Effective 01 August, 2013, the U. S. Coast Guard terminated its radio guard of the international voice distress, safety and calling frequency 2182 kHz and the international digital selective calling (DSC) distress and safety frequency 2187.5 kHz. Additionally, marine information and weather broadcasts transmitted on 2670 kHz will terminate concurrently. See the safety alert. Note that these frequencies are still available and in use, notwithstanding the Coast Guard's termination of the radio guard. Please contact us if you have any questions.
Although telecommunications technology is improving quickly, people at sea do not have access to the same telecommunications infrastructure people ashore have. Like people ashore, Mariners need to access international shore telephone and data public switched networks. Additionally they need to access many maritime specific communications listed below:
Mariners need to be able to communicate with other ships of any size or nationality.
Mariners need to be able to receive and send urgent maritime safety information.
Mariners need to be able to send or receive distress alerts in an emergency to or from rescue coordination centers ashore and nearby ships anywhere in the world.
Maritime telecommunications systems must be internationally interoperable. Bringing new telecommunications technology to mariners can be difficult, since to be interoperable, the technology must be affordable, acceptable and available to most ships and maritime countries.
The Coast Guard does not advocate cellular telephones as substitute for the regular maritime radio distress and safety systems recognized by the Federal Communications Commission and the International Radio Regulations -- particularly VHF maritime radio. However, cellular phones can have a place on board as an added measure of safety.
CELLULAR PHONE LIMITATIONS IN AN EMERGENCY
The Coast Guard does not endorse cellular phones as a primary means of distress notification in the maritime environment. Cell phones have several shortcomings in the maritime environment that can delay search and rescue authorities.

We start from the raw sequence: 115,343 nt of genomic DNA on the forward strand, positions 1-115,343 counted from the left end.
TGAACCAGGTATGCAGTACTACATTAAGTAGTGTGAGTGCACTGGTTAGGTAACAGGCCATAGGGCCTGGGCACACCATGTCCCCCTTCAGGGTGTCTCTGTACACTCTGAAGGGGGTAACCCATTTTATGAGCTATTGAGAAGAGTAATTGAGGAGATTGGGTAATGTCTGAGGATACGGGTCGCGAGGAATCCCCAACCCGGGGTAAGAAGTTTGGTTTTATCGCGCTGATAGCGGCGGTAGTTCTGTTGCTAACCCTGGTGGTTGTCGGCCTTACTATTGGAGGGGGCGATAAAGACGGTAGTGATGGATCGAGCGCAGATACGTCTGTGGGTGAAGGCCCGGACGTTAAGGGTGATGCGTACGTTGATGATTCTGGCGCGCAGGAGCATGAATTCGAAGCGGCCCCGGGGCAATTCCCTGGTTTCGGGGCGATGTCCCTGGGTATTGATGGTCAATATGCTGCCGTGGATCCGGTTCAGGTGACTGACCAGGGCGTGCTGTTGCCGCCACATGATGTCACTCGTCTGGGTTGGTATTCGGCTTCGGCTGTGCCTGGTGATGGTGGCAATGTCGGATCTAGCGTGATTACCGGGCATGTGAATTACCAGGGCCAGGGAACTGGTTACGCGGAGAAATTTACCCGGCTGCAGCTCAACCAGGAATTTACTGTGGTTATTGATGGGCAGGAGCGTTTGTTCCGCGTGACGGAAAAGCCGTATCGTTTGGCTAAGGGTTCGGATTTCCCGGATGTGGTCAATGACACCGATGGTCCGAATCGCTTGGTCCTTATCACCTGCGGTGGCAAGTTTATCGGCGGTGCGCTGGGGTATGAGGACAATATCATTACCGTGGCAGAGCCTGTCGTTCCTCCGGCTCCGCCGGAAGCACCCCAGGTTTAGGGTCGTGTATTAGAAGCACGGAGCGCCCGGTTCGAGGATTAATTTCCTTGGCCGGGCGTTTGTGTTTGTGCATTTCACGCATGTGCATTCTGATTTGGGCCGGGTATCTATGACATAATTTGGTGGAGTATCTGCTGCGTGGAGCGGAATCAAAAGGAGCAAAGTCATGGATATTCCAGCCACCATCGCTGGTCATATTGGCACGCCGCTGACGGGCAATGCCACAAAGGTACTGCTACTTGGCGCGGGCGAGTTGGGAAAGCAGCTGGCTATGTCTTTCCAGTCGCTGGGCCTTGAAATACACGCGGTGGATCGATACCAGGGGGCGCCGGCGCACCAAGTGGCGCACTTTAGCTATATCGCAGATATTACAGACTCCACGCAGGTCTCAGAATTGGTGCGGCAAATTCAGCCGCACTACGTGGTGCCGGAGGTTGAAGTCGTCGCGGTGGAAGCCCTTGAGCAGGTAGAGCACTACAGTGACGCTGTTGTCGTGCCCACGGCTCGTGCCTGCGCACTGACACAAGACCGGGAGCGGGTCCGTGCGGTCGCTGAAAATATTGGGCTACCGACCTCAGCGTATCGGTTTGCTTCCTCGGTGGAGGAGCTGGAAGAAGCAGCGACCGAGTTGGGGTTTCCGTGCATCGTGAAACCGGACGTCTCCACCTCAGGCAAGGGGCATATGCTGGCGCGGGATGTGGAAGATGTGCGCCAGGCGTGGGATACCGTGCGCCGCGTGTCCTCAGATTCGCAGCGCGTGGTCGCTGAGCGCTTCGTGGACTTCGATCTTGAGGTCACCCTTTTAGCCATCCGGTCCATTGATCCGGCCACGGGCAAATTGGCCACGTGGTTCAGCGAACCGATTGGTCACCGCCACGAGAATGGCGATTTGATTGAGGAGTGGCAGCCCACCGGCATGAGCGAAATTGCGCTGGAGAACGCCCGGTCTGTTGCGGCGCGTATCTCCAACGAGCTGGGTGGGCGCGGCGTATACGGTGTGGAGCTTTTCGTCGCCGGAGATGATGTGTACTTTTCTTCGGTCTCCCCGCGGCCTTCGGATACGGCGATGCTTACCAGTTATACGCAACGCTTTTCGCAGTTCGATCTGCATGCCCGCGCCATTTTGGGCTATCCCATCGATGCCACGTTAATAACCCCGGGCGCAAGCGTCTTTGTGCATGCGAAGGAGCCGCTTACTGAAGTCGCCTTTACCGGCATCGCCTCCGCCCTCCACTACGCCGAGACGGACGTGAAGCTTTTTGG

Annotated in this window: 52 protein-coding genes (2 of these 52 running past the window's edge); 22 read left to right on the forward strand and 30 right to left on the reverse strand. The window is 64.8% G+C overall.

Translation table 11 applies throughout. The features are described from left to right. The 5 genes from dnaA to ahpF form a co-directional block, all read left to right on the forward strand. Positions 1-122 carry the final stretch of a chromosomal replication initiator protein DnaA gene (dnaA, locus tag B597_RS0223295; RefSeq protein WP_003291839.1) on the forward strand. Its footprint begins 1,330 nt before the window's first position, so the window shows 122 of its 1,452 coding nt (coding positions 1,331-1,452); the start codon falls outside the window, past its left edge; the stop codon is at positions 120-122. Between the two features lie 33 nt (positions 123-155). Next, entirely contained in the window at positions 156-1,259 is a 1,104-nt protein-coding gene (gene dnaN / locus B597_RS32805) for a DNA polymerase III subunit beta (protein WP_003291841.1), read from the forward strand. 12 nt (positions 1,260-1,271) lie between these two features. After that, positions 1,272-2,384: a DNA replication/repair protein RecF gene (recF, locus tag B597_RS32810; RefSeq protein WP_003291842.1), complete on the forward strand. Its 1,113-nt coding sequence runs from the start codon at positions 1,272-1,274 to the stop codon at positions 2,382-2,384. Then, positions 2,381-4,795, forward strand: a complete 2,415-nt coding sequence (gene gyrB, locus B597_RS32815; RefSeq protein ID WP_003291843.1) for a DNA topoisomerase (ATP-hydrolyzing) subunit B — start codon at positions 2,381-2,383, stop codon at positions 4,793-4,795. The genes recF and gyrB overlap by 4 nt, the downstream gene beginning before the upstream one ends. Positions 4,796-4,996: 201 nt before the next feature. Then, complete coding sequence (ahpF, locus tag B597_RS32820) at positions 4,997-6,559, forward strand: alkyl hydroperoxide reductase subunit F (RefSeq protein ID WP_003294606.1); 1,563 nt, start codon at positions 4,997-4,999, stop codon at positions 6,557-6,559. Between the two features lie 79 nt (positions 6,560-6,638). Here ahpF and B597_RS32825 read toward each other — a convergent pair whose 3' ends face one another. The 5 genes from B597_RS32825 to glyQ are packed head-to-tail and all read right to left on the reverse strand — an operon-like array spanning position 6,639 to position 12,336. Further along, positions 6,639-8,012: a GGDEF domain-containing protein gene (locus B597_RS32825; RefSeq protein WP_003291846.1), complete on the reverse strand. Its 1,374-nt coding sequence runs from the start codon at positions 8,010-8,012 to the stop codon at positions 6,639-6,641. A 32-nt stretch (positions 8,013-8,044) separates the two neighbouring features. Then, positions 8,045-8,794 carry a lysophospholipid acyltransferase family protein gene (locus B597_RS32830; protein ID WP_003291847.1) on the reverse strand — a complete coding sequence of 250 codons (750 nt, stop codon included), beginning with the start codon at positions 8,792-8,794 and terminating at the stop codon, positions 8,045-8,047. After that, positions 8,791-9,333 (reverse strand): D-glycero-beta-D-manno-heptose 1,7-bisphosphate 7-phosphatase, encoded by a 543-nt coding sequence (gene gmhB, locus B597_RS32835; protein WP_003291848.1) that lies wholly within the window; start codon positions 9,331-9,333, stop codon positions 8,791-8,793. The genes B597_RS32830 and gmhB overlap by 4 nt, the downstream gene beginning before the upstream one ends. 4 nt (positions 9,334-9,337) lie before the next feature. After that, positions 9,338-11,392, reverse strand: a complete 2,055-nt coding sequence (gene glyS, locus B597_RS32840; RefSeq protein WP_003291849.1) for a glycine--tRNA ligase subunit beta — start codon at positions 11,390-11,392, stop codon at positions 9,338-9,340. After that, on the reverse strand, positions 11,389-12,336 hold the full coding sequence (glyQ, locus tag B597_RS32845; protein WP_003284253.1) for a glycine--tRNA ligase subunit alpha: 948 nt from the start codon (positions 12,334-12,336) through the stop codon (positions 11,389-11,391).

During a search and rescue (SAR) case, the Coast Guard attempts to broadcast as much information as possible about the case. These broadcasts provide information to mariners that may be in the vicinity of the SAR case so that they can respond appropriately. A cell phone limits communications between the Coast Guard and the mariner in distress, because other possible rescuers in the area are not immediately made aware of the SAR case. In contrast, a marine radio call allows all other mariners in the area to overhear the distress call and respond if possible.
Most cellular phones are designed for a land-based service. Their offshore coverage is limited and may change without notice.
Locating a cellular caller can be difficult. If you don't know your position precisely, the Coast Guard may have difficulty locating you.
(Ref. U.S. Coast Guard -- CONSUMER FACT SHEET)
Two United Nations-chartered organizations, the International Maritime Organization and the International Telecommunications Union, are responsible for defining and regulating maritime telecommunications systems. The most current system adopted by these two organizations is the Global Maritime Distress and Safety System, or GMDSS. Morse wireless telegraphy, used by ships for distress and safety communications since the beginning of the century, was discontinued by the USCG in 1995, and ceased worldwide on February 1, 1999. Many people owe their lives to this system.
The links on the left will lead you to several informative sections regarding Maritime Telecommunications, including the Universal Shipborne Automatic Identification System, Digital Selective Calling, the Global Maritime Distress and Safety Systems, and much more.